First, I AM NOT AN ATTORNEY. DO NOT RELY ON ME FOR LEGAL ADVICE!
However, I have been a financial planner for a long time and do know something about the relevance of trusts and how they might be used in a financial planning context.
I decided to talk about this today ( and on the following two Friday’s…) is because I’m increasingly sick and tired of the negative news and crap going on in the world. I find our so called leaders are interested only in feathering their own nests and are willing to be complicit in the devolution of the United States. It’s depressing, it’s getting worse, and I’m worried about the world I’m leaving my children and grandchildren. I need something positive to write about.
For those of you considering whether or not a trust is appropriate, it’s useful to know there are more than 50 types of trust. Consider yourself lucky that I’m only going to describe ten of them.
They can be complex, involve legal fees and annual administrative costs. Sometimes the income inside a trust is taxed at the highest federal income tax bracket. But this cost often pales in comparison with the advantages trusts offer to shelter money and property from taxes, creditors, and/or mismanagement.
A trust can help save gift and estate taxes, manage assets in the event of a disability or death, handle the assets of children or grandchildren, and retain control of a family business.
The Bypass Trust – Estate taxes, often referred to as death taxes, exist at the federal level and state level. A dozen states plus the District of Columbia continue to tax estates and a half-dozen also levy inheritance taxes. Maryland collects both.
Until recently, financial planners like myself saw this tax as a opportunity to earn commissions. Sometimes lots of them. When I started my career, the threshold for calculating a federal estate tax was an “estate” of “only” $550,000. The threshold is now $11.4M(illion). That eliminates at least 99% of the people where I live. I also learned many years ago the estate tax was essentially a voluntary tax. If someone refused to do any pro-active tax planning, then they, or their estate, could expect to pay. But with some relatively simple planning steps, virtually all of it could be could be paid for with leveraged dollars if not eliminated entirely.
If you have a surviving spouse, no tax is levied. A potential problem surfaces at the second death. Here’s where the bypass trust can be useful.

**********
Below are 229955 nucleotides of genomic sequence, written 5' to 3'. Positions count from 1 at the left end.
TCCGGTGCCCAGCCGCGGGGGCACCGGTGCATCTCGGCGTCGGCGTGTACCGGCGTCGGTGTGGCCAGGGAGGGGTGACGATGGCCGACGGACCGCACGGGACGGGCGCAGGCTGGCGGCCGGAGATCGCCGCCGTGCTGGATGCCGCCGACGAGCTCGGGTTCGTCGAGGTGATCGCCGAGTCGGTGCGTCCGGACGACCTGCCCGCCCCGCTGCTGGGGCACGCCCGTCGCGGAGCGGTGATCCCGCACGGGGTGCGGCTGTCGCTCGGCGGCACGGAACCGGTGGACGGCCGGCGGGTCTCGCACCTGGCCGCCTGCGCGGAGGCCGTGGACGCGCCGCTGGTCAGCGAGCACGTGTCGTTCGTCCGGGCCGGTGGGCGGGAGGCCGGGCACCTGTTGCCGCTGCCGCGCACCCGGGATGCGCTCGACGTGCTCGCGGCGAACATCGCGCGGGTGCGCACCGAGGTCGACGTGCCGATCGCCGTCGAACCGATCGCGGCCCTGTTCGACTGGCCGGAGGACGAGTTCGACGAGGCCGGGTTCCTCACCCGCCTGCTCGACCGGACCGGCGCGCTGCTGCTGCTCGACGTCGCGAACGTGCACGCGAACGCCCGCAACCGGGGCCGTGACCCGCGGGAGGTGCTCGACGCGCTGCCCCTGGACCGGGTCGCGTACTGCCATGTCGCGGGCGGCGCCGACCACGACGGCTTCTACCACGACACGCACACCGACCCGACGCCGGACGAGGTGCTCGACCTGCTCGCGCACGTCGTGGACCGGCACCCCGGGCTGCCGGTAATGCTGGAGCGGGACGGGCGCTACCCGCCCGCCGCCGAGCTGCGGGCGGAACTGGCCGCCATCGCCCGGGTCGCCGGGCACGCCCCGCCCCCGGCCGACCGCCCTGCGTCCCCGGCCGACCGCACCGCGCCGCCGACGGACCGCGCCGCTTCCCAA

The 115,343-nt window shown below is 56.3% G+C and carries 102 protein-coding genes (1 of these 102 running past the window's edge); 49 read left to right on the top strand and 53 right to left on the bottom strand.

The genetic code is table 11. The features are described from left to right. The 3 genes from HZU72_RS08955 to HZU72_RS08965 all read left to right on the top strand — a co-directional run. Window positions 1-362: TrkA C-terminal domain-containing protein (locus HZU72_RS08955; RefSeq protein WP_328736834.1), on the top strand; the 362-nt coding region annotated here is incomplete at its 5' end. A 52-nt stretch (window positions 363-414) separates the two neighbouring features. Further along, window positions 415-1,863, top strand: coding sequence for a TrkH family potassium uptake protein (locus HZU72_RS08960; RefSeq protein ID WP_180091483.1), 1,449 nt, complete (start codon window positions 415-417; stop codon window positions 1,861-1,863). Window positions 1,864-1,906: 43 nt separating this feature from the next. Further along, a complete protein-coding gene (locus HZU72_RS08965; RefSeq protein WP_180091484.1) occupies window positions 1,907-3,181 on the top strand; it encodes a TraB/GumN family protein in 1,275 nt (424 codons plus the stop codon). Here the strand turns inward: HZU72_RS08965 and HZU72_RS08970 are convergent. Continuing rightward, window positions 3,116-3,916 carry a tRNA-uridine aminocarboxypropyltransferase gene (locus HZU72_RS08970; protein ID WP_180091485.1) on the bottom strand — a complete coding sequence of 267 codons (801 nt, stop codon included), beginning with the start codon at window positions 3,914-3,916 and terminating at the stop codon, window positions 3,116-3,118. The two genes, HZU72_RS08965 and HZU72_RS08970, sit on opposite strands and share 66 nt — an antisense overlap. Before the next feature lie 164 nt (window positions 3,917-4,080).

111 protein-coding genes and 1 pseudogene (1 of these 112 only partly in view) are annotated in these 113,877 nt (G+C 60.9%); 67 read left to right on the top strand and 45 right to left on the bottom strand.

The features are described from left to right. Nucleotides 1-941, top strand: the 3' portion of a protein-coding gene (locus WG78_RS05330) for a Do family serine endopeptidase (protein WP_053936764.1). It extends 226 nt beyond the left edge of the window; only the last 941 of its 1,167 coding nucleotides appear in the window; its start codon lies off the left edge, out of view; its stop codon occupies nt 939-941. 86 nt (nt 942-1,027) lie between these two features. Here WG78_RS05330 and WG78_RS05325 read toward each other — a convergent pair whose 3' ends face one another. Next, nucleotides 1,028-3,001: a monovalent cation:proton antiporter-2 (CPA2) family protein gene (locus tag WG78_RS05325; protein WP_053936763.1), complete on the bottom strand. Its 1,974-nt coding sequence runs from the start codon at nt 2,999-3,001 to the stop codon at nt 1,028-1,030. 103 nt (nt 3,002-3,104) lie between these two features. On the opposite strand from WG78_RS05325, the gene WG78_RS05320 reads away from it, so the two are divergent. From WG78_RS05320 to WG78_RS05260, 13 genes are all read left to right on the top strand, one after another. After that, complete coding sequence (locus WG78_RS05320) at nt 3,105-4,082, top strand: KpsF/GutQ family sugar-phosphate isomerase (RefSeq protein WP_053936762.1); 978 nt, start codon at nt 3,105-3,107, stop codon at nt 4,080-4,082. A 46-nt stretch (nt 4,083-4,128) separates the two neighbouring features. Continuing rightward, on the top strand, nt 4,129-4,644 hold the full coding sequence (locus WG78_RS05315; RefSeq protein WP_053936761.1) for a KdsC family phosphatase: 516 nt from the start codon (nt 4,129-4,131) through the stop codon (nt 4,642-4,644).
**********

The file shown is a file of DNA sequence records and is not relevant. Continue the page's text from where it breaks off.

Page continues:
The $11.4M exemption will be used to offset the estate tax when we die. But if you haven’t set up a bypass trust, the credit available at the first death will be lost. That may mean more taxes will be payable at the second death since that person has only one exemption amount. The bypass trust is designed to take effect at the first death and will absorb up to $11.4M of assets.
This effectively results in those assets not being taxes at the second death, if managed properly. What the survivor cannot do is change the ultimate beneficiaries which became irrevocable at the first death. At the second death the same rules apply.
The Q-Tip Marital Trust – A QTIP ( Qualified Terminable Interest Property Trust ) is a legal way to attach strings to assets left to benefit your spouse. It means you don’t forfeit your marital deduction. The most common use of the QTIP is in the case of a second marriage. Forget the size of your estate here; it’s designed to solve a different problem than estate taxes.
Suppose you accumulated a sizeable net worth during a first marriage and want the children of the first marriage to inherit the bulk of your assets. By setting up a QTIP that will receive the assets from your estate when you die, all the income from the assets can go to your spouse.
Upon the death of your spouse, all the principal in the trust can go to your children. It is relatively simple to set up, but a tax return will need to be filed annually by the trust. An independent trustee can oversee investments and distributions, and the surviving spouse can be given distributions from principal in case of hardship or other reasons if you leave discretion to the trustee.
If you are using qualified or as yet untaxed assets as the corpus to be transferred upon your death, you need to be sure the trust language is such that it satisfies the IRS to preserve the tax deferral of the asset.
Lastly, you might want to consider trust language that allows income to be a percentage of the principal and not strictly “income”. This is because traditional income stocks such as utilities no longer pay very much income and this can present a problem for both the person needing the income as well as the ultimate beneficiaries who see their inheritance invested in static positions and not growing to meet their ultimate needs.
The Grantor Trust – This is a trust set up in the children’s names. You’re allowed to make annual gifts to a grantor trust in the name of each child in the amount of $15,000 (currently) that is exempt from Federal Gift Taxes. This amount can double if we’re talking about a married couple as grantors. The income from the trust stays in the children’s names but flows to the parents tax return. The trust corpus grows faster since the trust pays no income taxes. The result is more assets transferred to the children over time thereby reducing exposure to possible estate taxes when both parents are gone.
Note: It’s my plan to create two more similar blog posts over the next couple of weeks. The idea is to provide a brief overview of trusts and their uses. Since many of my readers are old as dirt, I hope you’ll gain something from all this. And I welcome comments that correct mistakes I may have made. TK